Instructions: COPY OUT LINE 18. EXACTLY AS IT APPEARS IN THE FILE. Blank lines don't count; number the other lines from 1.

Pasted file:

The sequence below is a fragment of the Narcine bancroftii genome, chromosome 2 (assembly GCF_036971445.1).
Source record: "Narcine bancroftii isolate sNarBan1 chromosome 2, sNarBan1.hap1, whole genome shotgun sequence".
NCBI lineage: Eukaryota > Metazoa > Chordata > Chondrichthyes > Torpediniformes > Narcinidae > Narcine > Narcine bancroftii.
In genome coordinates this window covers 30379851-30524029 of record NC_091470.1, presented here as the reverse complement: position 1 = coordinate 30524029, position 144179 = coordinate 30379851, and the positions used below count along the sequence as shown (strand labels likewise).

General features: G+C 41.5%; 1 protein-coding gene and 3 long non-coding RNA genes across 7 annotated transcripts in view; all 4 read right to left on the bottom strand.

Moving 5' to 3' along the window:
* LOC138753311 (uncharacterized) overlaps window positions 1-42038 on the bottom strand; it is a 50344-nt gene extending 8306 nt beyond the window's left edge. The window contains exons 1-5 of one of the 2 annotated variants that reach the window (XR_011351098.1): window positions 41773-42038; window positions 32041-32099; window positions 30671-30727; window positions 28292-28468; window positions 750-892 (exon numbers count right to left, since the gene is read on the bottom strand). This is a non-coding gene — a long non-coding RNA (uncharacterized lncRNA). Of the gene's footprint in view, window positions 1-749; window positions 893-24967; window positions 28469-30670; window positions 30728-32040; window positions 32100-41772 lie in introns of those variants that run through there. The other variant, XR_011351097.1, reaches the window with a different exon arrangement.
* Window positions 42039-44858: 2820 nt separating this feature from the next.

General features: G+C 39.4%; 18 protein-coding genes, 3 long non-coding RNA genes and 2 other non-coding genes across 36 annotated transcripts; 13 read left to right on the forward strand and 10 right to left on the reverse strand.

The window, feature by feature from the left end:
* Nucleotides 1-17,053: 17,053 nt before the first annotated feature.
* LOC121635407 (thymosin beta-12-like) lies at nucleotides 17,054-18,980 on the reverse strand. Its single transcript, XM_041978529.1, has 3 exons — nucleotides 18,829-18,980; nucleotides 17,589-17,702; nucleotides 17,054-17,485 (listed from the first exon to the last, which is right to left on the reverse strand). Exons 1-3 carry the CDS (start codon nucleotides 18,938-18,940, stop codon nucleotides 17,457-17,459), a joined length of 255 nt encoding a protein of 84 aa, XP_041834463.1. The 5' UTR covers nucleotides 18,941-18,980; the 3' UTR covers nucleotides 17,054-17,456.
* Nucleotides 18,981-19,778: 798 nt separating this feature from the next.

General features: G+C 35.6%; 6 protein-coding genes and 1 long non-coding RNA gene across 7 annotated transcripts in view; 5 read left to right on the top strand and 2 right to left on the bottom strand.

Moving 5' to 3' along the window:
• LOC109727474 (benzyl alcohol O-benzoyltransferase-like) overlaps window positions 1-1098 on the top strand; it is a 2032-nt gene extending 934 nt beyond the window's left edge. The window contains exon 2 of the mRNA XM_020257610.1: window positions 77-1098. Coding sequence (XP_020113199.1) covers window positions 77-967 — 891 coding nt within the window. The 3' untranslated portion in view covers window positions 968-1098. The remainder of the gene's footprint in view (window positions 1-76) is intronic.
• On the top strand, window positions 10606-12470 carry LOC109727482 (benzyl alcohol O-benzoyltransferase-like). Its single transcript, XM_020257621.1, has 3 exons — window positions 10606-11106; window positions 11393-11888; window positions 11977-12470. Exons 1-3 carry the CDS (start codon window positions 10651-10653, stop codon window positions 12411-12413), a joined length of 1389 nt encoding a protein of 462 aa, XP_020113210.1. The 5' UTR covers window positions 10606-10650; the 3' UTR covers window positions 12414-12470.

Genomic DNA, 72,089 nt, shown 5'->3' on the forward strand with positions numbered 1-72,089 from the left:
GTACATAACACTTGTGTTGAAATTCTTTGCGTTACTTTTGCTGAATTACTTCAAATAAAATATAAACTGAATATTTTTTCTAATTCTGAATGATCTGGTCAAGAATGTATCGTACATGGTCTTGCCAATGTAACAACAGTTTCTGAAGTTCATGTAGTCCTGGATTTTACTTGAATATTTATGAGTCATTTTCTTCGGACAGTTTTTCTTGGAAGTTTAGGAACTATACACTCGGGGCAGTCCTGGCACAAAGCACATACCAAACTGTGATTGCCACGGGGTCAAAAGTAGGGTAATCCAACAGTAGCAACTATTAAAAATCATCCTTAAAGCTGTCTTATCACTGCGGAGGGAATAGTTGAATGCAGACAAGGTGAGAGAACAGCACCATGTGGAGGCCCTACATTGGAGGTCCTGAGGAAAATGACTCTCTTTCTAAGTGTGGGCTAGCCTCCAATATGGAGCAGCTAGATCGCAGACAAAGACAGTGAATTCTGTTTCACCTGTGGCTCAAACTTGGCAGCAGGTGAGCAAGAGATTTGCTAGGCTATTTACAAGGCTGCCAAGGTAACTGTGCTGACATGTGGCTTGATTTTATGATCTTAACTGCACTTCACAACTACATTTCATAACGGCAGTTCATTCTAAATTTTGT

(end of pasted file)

Genomic DNA, 72,089 nt, shown 5'->3' on the forward strand with positions numbered 1-72,089 from the left: